After the Pentagon released a statement regarding the air strike carried out to target senior ISIL leaders, it was recently reported that they failed to kill the main ISIS commander, according to Reuters.
The Syrian Observatory for Human Rights told Reuters that the ISIS commander was badly wounded by the air strike, but he is very much alive. This is a direct contradiction with the U.S. Defense’s statement that the group’s “minister of war” was “likely” killed when they attacked.
Several U.S. officials spoke with Reuters and said that they were positive about the attack and thought that it was a success. However, there was still no confirmation at the time.
On the other hand, Rami Abdulrahman, the Syrian Observatory director, said that their target, Abu Omar al-Shishani, was not killed. The said the ISIS leader is currently staying at the Islamic State’s base of operations in Raqqa for treatment.
“He did not die,” the director confirmed.
Still, Reuters noted that there was no way for them to verify the information given out by the director since the Syrian Observatory for Human Rights “gathers its information from all sides in the conflict.”
Al-Shihani — whose real name is Tarkhan Batirashvili — was born in the Pankisi Gorge region of Georgia. He is known as “one of the bloodiest jihadist commanders,” though he lived a quiet life and worked as a shepherd before.
It was in 2007 that al-Shihani joined the Georgian Army, where he succeeded. He moved up the ranks quickly, and other reports noted that he was even included in a “special reconnaissance” group.
From being an army sergeant, he became an artillery observer and then participated in the Georgian army’s offensive attack in 2008.
According to the Pentagon, he is a “battle-tested leader with experience who had led ISIL fighters in numerous engagements in Iraq and Syria. His potential removal from the battlefield would negatively impact ISIL’s ability to recruit foreign fighters — especially those from Chechnya and the Caucasus regions — and degrade ISIL’s ability to coordinate attacks and defense of its strongholds like Raqqah, Syria, and Mosul, Iraq.”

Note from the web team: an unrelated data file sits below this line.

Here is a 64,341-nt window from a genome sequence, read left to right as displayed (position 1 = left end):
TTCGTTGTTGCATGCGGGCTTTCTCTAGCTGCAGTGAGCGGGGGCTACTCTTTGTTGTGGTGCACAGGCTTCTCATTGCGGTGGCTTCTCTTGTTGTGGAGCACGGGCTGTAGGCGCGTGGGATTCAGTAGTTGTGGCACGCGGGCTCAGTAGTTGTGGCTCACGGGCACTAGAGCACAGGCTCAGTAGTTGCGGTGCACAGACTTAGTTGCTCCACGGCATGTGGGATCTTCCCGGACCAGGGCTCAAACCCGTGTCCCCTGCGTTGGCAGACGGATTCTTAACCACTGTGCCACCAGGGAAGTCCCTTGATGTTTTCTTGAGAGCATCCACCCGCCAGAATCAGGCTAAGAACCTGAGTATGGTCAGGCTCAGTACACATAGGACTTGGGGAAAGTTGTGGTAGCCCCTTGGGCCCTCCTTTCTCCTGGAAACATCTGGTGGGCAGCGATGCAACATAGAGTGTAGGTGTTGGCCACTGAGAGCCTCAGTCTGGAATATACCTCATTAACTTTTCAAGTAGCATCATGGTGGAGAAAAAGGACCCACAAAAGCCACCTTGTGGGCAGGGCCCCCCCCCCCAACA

Al-Shishani also led the ISIS campaign throughout Syria. He also led the terrorist organization in western Iraq to establish a group near Baghdad.
Apparently, al-Shishani is using the skills he learned from training with the U.S. military. According to an anonymous leak who was a former comrade of the ISIS leader, al-Shishani was “a perfect solder from his first days, and everyone knew he was a star.”
“We trained him well, and we had lots of help from America. In fact, the only reason he didn’t go to Iraq to fight alongside America was that we needed his skills here in Georgia,” an anonymous Georgian military official told McClatchy.
A Philadephia-based analyst from the Foreign Policy Research Institute, Michael Cecire, said that al-Shishani’s story was compelling. He said that he was a “man with a modest background, sickly and impoverished before he went to Syria,” who became “a great battlefield commander defying the world”… a “seemingly emulable, rags-to-riches story.”
Cecire added that al-Shishani is a great influence on ISIS, in terms of morality and military strategies.
“Batirashvili’s ability to demonstrate ISIS’ tactical prowess attracted fighters in droves from other factions and tipped the scales in foreign fighter flow and recruitment,” Cecire said. “In the North Caucasus, young people no longer wanted to fight in Syria with the increasingly marginalized Caucasus Emirate (groups), but wanted to fight with the winners – ISIS.”
So far, the Pentagon has not released a statement yet regarding the tentative claim.